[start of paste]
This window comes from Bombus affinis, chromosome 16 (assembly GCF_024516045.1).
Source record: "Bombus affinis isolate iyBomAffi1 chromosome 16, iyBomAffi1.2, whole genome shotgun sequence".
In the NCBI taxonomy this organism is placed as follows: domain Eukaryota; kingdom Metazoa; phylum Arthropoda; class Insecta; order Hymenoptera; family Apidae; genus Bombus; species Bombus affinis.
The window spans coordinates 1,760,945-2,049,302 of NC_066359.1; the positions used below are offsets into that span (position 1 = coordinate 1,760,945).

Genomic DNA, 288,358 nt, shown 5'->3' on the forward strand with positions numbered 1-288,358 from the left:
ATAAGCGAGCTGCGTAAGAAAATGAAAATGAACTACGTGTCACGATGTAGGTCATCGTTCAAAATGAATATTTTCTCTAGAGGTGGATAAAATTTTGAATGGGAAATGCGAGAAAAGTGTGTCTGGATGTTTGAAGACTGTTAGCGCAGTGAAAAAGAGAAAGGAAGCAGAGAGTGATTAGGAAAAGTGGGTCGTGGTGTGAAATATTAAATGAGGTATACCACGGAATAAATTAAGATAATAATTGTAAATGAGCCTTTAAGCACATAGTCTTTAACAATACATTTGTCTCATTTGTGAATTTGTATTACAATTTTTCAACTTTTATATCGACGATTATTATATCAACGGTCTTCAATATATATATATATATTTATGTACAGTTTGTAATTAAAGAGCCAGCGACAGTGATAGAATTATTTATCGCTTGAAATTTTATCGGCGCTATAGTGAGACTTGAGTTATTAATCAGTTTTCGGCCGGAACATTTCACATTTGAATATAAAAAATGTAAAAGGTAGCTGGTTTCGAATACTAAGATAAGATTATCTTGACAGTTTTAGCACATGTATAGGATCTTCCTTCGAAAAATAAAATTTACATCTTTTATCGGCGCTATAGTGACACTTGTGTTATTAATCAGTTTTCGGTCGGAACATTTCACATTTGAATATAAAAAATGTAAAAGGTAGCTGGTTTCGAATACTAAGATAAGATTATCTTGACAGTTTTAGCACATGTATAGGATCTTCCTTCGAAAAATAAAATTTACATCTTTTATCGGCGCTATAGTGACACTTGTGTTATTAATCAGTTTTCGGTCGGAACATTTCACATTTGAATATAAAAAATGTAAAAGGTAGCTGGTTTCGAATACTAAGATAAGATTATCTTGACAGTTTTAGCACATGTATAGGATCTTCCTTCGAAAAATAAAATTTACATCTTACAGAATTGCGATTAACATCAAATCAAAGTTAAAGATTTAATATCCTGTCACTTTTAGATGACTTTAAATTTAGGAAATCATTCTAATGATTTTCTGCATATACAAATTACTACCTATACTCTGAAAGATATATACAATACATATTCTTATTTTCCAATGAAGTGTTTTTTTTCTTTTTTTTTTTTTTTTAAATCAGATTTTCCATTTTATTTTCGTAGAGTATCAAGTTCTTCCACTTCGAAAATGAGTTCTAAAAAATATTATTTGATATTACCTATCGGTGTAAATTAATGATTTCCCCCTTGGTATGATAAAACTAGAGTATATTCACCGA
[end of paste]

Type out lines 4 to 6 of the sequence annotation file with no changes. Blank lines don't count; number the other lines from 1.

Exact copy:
The window spans coordinates 1,760,945-2,049,302 of NC_066359.1; the positions used below are offsets into that span (position 1 = coordinate 1,760,945).

Genomic DNA, 288,358 nt, shown 5'->3' on the forward strand with positions numbered 1-288,358 from the left:
ATAAGCGAGCTGCGTAAGAAAATGAAAATGAACTACGTGTCACGATGTAGGTCATCGTTCAAAATGAATATTTTCTCTAGAGGTGGATAAAATTTTGAATGGGAAATGCGAGAAAAGTGTGTCTGGATGTTTGAAGACTGTTAGCGCAGTGAAAAAGAGAAAGGAAGCAGAGAGTGATTAGGAAAAGTGGGTCGTGGTGTGAAATATTAAATGAGGTATACCACGGAATAAATTAAGATAATAATTGTAAATGAGCCTTTAAGCACATAGTCTTTAACAATACATTTGTCTCATTTGTGAATTTGTATTACAATTTTTCAACTTTTATATCGACGATTATTATATCAACGGTCTTCAATATATATATATATATTTATGTACAGTTTGTAATTAAAGAGCCAGCGACAGTGATAGAATTATTTATCGCTTGAAATTTTATCGGCGCTATAGTGAGACTTGAGTTATTAATCAGTTTTCGGCCGGAACATTTCACATTTGAATATAAAAAATGTAAAAGGTAGCTGGTTTCGAATACTAAGATAAGATTATCTTGACAGTTTTAGCACATGTATAGGATCTTCCTTCGAAAAATAAAATTTACATCTTTTATCGGCGCTATAGTGACACTTGTGTTATTAATCAGTTTTCGGTCGGAACATTTCACATTTGAATATAAAAAATGTAAAAGGTAGCTGGTTTCGAATACTAAGATAAGATTATCTTGACAGTTTTAGCACATGTATAGGATCTTCCTTCGAAAAATAAAATTTACATCTTTTATCGGCGCTATAGTGACACTTGTGTTATTAATCAGTTTTCGGTCGGAACATTTCACATTTGAATATAAAAAATGTAAAAGGTAGCTGGTTTCGAATACTAAGATAAGATTATCTTGACAGTTTTAGCACATGTATAGGATCTTCCTTCGAAAAATAAAATTTACATCTTACAGAATTGCGATTAACATCAAATCAAAGTTAAAGATTTAATATCCTGTCACTTTTAGATGACTTTAAATTTAGGAAATCATTCTAATGATTTTCTGCATATACAAATTACTACCTATACTCTGAAAGATATATACAATACATATTCTTATTTTCCAATGAAGTGTTTTTTTTCTTTTTTTTTTTTTTTTAAATCAGATTTTCCATTTTATTTTCGTAGAGTATCAAGTTCTTCCACTTCGAAAATGAGTTCTAAAAAATATTATTTGATATTACCTATCGGTGTAAATTAATGATTTCCCCCTTGGTATGATAAAACTAGAGTATATTCACCGA